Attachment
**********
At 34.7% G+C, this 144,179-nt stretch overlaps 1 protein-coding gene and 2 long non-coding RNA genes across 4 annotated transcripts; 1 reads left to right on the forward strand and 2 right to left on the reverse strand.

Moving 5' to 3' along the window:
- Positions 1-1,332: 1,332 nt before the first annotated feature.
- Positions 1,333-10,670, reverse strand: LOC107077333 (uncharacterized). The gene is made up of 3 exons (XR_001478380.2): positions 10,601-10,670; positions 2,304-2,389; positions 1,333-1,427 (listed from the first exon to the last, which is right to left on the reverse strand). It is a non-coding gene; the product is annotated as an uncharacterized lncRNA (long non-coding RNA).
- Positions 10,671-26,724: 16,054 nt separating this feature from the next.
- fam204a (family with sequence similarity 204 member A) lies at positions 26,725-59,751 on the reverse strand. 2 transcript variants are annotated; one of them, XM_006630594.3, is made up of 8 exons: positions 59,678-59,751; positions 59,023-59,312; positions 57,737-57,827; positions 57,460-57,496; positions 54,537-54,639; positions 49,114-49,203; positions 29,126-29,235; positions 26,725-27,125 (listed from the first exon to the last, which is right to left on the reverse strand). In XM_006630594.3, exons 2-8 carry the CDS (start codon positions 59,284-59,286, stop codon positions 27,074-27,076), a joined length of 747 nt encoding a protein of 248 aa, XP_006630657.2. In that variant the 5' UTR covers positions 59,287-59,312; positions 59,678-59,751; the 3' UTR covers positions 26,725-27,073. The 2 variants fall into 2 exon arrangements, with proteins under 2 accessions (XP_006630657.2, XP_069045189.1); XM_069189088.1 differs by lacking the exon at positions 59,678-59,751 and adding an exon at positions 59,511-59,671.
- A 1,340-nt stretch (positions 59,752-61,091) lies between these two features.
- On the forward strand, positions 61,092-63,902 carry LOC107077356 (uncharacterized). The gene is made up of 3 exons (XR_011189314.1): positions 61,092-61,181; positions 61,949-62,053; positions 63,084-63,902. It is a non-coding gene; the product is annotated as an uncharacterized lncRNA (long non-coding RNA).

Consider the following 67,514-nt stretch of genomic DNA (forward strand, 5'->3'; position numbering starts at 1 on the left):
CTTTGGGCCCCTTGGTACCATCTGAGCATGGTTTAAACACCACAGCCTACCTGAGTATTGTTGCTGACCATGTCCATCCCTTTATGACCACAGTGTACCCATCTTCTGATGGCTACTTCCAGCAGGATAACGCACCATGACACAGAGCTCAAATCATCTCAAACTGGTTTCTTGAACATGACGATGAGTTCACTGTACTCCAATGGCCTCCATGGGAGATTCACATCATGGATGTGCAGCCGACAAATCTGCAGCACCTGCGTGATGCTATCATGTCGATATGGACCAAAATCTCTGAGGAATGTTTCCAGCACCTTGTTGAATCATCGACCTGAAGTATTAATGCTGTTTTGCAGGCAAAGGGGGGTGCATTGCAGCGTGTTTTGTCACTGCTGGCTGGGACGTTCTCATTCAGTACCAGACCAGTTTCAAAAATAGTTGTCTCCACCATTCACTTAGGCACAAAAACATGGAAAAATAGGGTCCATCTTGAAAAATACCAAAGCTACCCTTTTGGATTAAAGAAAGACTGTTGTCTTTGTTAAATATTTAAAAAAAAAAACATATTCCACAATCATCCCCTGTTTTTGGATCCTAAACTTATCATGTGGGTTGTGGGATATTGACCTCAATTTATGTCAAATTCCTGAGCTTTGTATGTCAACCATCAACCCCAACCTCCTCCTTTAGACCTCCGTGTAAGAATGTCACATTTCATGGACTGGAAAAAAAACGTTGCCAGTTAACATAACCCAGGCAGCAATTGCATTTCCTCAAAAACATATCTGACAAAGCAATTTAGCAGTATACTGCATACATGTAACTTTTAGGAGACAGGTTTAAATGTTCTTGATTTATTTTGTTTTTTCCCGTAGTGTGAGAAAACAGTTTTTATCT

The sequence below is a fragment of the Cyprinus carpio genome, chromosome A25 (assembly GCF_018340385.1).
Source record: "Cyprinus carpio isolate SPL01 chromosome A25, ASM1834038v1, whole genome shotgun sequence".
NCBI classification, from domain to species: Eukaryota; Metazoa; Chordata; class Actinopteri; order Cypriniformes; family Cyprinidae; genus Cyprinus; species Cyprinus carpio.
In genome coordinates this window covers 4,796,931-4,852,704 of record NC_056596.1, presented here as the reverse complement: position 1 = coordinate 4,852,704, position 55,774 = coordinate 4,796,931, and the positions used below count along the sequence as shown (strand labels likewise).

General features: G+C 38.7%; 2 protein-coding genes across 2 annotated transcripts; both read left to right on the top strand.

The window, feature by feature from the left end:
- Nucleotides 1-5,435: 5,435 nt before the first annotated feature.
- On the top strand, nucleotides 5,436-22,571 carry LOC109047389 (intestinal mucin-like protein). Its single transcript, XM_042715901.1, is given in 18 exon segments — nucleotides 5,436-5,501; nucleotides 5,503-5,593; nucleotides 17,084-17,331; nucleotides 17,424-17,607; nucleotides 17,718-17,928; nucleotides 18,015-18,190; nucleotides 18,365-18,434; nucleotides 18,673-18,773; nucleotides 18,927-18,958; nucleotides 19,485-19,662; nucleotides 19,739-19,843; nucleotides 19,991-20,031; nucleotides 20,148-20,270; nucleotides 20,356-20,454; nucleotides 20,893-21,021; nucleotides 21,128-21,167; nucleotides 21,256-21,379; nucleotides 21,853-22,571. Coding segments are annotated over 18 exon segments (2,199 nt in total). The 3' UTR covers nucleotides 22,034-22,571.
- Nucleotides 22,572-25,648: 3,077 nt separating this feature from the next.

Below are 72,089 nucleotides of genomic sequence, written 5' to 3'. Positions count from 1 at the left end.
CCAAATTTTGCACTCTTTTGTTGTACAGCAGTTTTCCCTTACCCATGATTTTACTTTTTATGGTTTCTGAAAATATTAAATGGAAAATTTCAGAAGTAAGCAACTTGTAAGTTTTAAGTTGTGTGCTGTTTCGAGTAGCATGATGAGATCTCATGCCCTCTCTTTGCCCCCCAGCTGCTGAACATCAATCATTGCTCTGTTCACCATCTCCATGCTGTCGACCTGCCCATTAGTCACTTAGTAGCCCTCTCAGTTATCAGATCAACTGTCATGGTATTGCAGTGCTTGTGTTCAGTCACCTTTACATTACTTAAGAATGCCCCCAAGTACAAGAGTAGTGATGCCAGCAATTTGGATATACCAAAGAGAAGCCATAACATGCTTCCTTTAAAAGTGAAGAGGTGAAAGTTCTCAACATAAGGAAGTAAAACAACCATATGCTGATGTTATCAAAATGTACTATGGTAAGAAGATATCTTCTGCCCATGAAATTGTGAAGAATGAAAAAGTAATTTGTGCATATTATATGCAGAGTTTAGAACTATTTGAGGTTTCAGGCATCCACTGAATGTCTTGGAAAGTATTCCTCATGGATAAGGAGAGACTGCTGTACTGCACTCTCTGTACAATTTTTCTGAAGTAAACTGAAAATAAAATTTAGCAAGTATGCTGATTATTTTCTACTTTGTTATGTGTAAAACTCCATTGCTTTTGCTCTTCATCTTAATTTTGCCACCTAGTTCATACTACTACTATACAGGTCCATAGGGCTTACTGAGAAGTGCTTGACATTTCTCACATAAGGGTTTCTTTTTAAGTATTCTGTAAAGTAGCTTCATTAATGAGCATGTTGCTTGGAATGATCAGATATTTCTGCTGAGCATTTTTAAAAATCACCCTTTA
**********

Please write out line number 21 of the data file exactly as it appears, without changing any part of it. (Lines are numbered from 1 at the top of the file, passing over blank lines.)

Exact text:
CCAAATTTTGCACTCTTTTGTTGTACAGCAGTTTTCCCTTACCCATGATTTTACTTTTTATGGTTTCTGAAAATATTAAATGGAAAATTTCAGAAGTAAGCAACTTGTAAGTTTTAAGTTGTGTGCTGTTTCGAGTAGCATGATGAGATCTCATGCCCTCTCTTTGCCCCCCAGCTGCTGAACATCAATCATTGCTCTGTTCACCATCTCCATGCTGTCGACCTGCCCATTAGTCACTTAGTAGCCCTCTCAGTTATCAGATCAACTGTCATGGTATTGCAGTGCTTGTGTTCAGTCACCTTTACATTACTTAAGAATGCCCCCAAGTACAAGAGTAGTGATGCCAGCAATTTGGATATACCAAAGAGAAGCCATAACATGCTTCCTTTAAAAGTGAAGAGGTGAAAGTTCTCAACATAAGGAAGTAAAACAACCATATGCTGATGTTATCAAAATGTACTATGGTAAGAAGATATCTTCTGCCCATGAAATTGTGAAGAATGAAAAAGTAATTTGTGCATATTATATGCAGAGTTTAGAACTATTTGAGGTTTCAGGCATCCACTGAATGTCTTGGAAAGTATTCCTCATGGATAAGGAGAGACTGCTGTACTGCACTCTCTGTACAATTTTTCTGAAGTAAACTGAAAATAAAATTTAGCAAGTATGCTGATTATTTTCTACTTTGTTATGTGTAAAACTCCATTGCTTTTGCTCTTCATCTTAATTTTGCCACCTAGTTCATACTACTACTATACAGGTCCATAGGGCTTACTGAGAAGTGCTTGACATTTCTCACATAAGGGTTTCTTTTTAAGTATTCTGTAAAGTAGCTTCATTAATGAGCATGTTGCTTGGAATGATCAGATATTTCTGCTGAGCATTTTTAAAAATCACCCTTTA